Anne benefits from the strong women who encourage her. Whereas earlier Marilla does not approve of female teachers, she now encourages Anne to make a career of teaching. Miss Stacy provides a model for Anne’s possible career as a teacher. Even Mrs. Rachel, who is so often very critical of Anne, takes pride in Anne’s academic achievements and begins to respect her as a woman.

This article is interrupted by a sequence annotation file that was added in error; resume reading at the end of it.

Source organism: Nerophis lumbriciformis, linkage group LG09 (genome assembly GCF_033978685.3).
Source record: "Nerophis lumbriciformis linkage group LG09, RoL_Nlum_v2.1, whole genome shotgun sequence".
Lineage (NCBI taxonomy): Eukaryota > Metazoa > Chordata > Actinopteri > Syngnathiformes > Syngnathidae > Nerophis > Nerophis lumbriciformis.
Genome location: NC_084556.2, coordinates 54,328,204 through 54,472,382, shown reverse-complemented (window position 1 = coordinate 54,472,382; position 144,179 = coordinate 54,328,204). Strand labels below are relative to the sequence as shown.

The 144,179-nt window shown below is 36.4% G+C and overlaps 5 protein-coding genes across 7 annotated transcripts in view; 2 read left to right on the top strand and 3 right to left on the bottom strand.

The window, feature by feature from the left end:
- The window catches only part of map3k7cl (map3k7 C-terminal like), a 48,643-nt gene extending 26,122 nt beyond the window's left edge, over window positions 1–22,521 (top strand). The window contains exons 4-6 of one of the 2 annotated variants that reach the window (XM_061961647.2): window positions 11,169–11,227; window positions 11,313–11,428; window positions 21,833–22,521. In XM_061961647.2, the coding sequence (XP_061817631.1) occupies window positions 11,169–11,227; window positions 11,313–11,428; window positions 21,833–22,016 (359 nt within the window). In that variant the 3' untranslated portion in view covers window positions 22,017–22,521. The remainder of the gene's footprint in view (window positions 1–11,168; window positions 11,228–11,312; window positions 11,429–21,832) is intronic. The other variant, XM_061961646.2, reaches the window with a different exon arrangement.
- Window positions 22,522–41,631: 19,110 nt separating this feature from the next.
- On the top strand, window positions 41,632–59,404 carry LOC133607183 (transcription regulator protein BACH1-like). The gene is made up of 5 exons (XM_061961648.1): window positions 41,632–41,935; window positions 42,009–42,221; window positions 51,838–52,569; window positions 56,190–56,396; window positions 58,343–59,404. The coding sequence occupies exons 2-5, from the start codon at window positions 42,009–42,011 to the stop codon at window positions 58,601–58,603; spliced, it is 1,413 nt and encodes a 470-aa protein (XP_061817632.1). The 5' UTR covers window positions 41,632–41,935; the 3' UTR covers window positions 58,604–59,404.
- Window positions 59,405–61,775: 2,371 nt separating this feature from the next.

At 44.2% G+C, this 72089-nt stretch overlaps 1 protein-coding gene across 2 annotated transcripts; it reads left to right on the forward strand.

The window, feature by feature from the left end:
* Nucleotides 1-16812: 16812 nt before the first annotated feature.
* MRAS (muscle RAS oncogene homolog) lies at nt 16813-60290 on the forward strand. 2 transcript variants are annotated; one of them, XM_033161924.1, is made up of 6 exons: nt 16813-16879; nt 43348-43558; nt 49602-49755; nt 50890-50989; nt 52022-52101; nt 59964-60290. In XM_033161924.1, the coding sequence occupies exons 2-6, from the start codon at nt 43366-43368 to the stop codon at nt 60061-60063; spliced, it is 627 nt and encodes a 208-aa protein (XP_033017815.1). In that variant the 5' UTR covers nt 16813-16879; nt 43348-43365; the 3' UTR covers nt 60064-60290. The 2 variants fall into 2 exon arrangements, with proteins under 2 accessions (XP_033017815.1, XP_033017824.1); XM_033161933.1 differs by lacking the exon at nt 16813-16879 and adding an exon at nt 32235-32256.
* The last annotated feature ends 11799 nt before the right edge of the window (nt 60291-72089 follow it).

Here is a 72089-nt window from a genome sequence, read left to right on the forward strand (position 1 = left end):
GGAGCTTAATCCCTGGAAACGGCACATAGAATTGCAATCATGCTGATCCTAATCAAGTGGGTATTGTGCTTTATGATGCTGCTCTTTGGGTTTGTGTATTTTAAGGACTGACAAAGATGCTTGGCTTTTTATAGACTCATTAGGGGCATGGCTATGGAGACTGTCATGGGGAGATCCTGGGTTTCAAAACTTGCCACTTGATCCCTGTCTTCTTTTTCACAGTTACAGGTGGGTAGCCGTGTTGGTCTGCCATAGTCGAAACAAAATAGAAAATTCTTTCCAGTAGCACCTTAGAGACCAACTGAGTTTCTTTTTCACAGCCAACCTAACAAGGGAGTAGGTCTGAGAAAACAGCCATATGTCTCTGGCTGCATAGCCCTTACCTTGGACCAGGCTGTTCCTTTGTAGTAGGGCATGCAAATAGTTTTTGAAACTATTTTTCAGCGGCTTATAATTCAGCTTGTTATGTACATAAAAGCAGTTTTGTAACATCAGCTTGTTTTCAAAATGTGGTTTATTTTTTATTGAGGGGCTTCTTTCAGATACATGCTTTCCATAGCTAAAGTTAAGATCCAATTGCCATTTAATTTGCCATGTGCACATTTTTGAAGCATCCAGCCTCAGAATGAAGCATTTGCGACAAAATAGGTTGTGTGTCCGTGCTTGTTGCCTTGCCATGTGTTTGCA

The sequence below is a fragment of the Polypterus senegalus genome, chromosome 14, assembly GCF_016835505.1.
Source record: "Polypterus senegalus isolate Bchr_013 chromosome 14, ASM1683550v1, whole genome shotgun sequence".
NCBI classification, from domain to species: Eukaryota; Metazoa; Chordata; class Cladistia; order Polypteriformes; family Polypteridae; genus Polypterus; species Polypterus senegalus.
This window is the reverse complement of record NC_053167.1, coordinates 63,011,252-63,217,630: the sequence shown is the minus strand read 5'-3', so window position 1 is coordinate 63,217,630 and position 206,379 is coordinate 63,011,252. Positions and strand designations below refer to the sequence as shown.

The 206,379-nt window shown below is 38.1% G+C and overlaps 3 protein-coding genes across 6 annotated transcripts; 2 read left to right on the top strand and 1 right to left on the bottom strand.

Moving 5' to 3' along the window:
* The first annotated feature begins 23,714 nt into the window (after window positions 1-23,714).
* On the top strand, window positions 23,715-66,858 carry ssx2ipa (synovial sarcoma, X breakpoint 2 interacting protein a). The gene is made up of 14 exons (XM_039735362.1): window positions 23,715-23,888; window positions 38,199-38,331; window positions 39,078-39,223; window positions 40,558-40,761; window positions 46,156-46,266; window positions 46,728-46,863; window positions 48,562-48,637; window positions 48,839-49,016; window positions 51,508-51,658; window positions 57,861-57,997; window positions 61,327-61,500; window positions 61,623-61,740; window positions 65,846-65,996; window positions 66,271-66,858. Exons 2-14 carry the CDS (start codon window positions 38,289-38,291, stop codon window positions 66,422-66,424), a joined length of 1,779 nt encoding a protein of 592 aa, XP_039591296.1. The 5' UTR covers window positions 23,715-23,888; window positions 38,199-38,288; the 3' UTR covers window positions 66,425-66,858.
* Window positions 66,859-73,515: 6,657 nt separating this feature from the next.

The pace of the novel mirrors the pace of Anne’s life. Earlier in the novel, each minor event, each cooking accident and social gaffe, fills Anne’s mind, and so fills an entire chapter. As Anne matures, the events of her life move more quickly, and she begins to think of important plans like going to college. As a result, the novel’s pace accelerates. Instead of focusing on one daylong event, as do the early chapters, these chapters begin to cover entire school years. The acceleration of the narrative does not necessarily suggest that Anne is growing up too quickly; rather, it shows that Anne is maturing and that what she deems important has changed. In her youth she focuses on immediate events, but as she grows older she develops a broader, more far-reaching perspective.